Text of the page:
Why Do We Burp?

Burping is a normal bodily function
woman with soda burps

You’re in the middle of a dinner with friends, when all suddenly, you get the urge to burp. You quickly grab your napkin and try to discreetly cover up it up.

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While it can be embarrassing, it happens to all of us. And whether you call it a burp or a belch, it’s a normal bodily function.

“Burping is your body’s way of expelling excess gas from your stomach,” says gastroenterologist Alison Schneider, MD.

Dr. Schneider explains what causes us to burp, how we can avoid it and when we should seek help for excessive burping.

What causes burping?

“When we swallow food or drinks, it goes through a tube called the esophagus and into the stomach,” explains Dr. Schneider. “It’s there that stomach acid and digestive enzymes work to break food down into nutrients that we use for energy. Gas is created in this process.”

We can also swallow air along with food or drinks. Those gases can come back up through your esophagus. Burping is a way for our body to release the excess gas.

“Carbonated beverages are most commonly associated with swallowing air and are the most common reason people burp,” says Dr. Schneider. “Most of the time, that air actually stays trapped in the esophagus until it comes back up.”

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If you have heartburn you may also experience burping.

“Heartburn is the condition when acid flows backward from your stomach into the esophagus, a muscular tube that connects the mouth to the stomach,” further explains Dr. Schneider. “This is also known as acid reflux or gastroesophageal reflux disease (GERD). During these events, it is possible to experience burping or belching.”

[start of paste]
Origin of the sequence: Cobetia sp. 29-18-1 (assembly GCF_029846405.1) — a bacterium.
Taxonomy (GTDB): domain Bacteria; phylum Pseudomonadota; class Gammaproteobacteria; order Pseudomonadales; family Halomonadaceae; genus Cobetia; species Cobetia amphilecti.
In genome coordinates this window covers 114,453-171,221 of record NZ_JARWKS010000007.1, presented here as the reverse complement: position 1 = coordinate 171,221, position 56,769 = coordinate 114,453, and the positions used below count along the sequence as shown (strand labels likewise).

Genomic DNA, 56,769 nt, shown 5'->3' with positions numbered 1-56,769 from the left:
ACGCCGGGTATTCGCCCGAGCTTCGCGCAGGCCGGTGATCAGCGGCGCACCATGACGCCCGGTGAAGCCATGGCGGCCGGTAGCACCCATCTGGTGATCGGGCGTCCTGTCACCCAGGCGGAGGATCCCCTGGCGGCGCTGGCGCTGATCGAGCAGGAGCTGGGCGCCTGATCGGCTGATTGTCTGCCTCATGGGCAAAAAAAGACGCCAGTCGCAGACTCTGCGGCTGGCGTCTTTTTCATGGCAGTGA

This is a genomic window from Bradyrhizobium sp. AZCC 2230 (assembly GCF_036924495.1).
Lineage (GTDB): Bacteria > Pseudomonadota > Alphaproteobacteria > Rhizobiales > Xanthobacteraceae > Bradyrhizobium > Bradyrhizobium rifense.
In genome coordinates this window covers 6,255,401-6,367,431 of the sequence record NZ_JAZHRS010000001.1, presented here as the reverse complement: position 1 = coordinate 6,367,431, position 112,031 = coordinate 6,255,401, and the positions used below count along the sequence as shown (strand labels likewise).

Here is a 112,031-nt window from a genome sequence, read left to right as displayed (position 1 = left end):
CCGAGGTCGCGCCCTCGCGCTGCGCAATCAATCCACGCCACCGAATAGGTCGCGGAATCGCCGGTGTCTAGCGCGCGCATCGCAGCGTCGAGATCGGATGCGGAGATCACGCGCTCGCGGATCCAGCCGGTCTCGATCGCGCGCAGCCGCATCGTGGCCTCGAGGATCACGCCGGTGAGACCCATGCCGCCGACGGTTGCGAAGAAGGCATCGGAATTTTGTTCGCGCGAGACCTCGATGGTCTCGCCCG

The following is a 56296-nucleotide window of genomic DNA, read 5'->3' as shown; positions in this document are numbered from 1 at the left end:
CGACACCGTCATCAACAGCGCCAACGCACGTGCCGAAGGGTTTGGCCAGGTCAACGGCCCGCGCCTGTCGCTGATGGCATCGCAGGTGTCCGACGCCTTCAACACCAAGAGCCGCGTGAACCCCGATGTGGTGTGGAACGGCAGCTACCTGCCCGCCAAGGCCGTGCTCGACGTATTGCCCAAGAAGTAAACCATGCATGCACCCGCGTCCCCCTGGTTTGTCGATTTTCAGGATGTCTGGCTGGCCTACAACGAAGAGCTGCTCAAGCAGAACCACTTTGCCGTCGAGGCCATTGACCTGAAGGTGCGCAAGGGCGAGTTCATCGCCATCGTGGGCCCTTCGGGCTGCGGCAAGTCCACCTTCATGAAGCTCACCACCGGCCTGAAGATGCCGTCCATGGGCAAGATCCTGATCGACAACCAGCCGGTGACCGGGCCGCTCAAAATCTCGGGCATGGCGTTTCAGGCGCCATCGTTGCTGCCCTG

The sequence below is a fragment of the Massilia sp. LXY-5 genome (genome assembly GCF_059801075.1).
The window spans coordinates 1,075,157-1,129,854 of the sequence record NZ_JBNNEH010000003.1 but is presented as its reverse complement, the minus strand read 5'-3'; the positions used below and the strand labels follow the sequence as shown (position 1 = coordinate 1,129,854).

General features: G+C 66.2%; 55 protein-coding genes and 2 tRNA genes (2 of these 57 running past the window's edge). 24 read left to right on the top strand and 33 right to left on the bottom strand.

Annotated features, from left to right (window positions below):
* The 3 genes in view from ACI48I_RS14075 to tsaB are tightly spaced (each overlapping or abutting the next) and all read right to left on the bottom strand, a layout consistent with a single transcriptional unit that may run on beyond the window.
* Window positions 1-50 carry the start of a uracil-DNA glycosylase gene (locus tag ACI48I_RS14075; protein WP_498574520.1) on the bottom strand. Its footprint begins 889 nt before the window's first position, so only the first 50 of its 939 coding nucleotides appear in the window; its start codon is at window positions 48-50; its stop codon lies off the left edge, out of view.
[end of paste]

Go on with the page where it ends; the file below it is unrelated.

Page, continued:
Is it normal to burp?

Even though it may seem gross, burping is a normal bodily function.

“Burping as many as four times after a meal is considered normal,” says Dr. Schneider.

If you’re burping a lot, your diet may be to blame.

“You’re more likely to swallow air and burp if you eat too quickly, drink carbonated beverages, chew gum, suck on hard candies, drink through a straw or have dentures that do not fit well,” she adds. “There are also foods that can be associated with excess burping and belching and people may find that they have specific foods that are more likely to cause these symptoms.”

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Here are a few tips to avoid burping:

  • Eat or drink slowly.
  • Avoid foods like broccoli, cabbage, beans and dairy products.
  • Avoid carbonated beverages like soda and beer.
  • Avoid chewing gum.
  • Stop smoking.
  • Move after eating.
  • Use an antacid.

When is excessive belching a problem?

While burping is a normal function, it can be associated with certain conditions like:

  • Gastroesophageal reflux disease (GERD)/acid reflux. “This is when the acid in the stomach flows back into your esophagus and can cause heartburn or regurgitation symptoms,” says Dr. Schneider.
  • Indigestion. Also known as dyspepsia, this is a common condition associated with discomfort in your upper abdominal area. Symptoms can also include burping, belching, bloating, heartburn and nausea.
  • Gastritis. “This means inflammation of the stomach lining,” says Dr. Schneider. “This can be associated with pain or discomfort in the upper abdomen, feeling full soon after eating a meal, nausea, vomiting and loss of appetite.”
  • Helicobacter pylori/ulcers. The bacteria can cause an infection in the stomach. It can be associated with gastritis and stomach ulcers. Symptoms include stomach pain, fullness, bloating, belching and nausea.
  • Irritable bowel syndrome (IBS). This is a chronic condition associated with bloating, gas, abdominal pain, diarrhea or constipation.

For any of the above, it’s important to speak to your healthcare provider about your symptoms and determine if additional evaluation or treatment is needed.

“If burping or belching too much is interfering with your daily life or if pain or other symptoms accompany this symptom, this may indicate another underlying illness requiring treatment,” warns Dr. Schneider.

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